SBG: Dust has been one of the many indie titles that premiered on Xbox Live and later migrated over to computers via Steam. What can you say about the differences, both technical and procedural, between working with Microsoft and Valve to release your game?

DD: Dust:AET did really well on both services, and I believe that the success and buzz from the XBLA version (which was featured in Summer of Arcade) helped the game find a huge audience on PC when it launched ten months later. It actually took me most of that time to do the port, so I was glad that the audience was so receptive.

Both versions were published through Microsoft, who have been a great partner. They basically let me create the game I wanted, and helped with marketing and stuff like localization and ratings. Releasing and updating the game is definitely easier on PC, whereas it’s a bit of a nightmare on consoles, but I’m looking forward to doing it again for my next title. The landscape is pretty good for indie developers, as all of the platform holders are making an aggressive push to feature smaller games.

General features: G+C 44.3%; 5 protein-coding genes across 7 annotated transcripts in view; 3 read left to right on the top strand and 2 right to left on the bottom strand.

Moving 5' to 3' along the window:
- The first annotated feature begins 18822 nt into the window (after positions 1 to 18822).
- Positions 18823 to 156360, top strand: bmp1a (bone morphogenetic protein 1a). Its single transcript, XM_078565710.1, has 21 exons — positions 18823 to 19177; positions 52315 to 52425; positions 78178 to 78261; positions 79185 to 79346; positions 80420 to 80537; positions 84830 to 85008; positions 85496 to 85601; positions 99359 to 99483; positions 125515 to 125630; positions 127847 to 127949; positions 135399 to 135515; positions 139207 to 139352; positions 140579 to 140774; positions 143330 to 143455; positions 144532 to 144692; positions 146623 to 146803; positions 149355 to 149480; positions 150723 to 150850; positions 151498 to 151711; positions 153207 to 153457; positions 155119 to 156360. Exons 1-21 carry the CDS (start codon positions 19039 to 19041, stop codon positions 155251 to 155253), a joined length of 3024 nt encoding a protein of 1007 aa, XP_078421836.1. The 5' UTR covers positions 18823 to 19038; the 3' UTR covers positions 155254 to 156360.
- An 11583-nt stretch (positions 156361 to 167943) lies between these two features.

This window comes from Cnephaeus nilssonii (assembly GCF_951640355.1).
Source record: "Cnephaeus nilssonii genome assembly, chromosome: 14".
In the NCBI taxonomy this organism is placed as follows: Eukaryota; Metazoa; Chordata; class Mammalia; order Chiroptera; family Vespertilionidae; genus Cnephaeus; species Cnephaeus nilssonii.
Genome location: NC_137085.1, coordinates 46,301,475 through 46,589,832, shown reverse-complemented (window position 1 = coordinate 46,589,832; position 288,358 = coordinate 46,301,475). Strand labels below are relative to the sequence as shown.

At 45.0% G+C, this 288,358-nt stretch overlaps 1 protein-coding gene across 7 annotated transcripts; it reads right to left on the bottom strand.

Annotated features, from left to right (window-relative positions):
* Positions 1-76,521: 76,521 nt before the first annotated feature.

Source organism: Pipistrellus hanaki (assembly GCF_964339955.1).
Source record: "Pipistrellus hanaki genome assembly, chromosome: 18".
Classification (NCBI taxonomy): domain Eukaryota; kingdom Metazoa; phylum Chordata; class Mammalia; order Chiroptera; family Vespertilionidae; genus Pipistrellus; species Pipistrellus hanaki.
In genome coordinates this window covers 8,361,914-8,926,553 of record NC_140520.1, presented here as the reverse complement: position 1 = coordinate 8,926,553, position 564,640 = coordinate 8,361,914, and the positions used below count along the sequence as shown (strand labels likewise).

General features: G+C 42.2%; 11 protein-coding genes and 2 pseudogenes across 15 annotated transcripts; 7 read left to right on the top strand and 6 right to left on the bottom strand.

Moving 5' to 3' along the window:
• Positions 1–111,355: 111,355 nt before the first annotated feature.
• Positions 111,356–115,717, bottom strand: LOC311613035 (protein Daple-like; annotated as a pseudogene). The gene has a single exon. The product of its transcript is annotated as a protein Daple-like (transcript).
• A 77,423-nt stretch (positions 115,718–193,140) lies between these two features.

SBG: Dust was just released on GOG as well. What differences in the two distribution models have you found as a developer that aren’t quite apparent to the consumer?

DD: GOG has been great to work with, and they’ve actually given me more one-on-one time with their team than Valve did. So far the GOG user base has been very receptive, and I’m glad to offer the game to that audience. It’s a bit early to say how the game is doing, but I know Steam has the lion’s share of the market. I’m a big fan of both services and am glad that PC gamers have so many options. Between those two, the new Humble Bundle store and new consoles coming out, there’s never been a better time to be an indie developer or a fan of their games.

Thanks to Dean Dodrill for answering our questions! You can keep up with his latest projects by following him on Twitter at @NoogyTweet.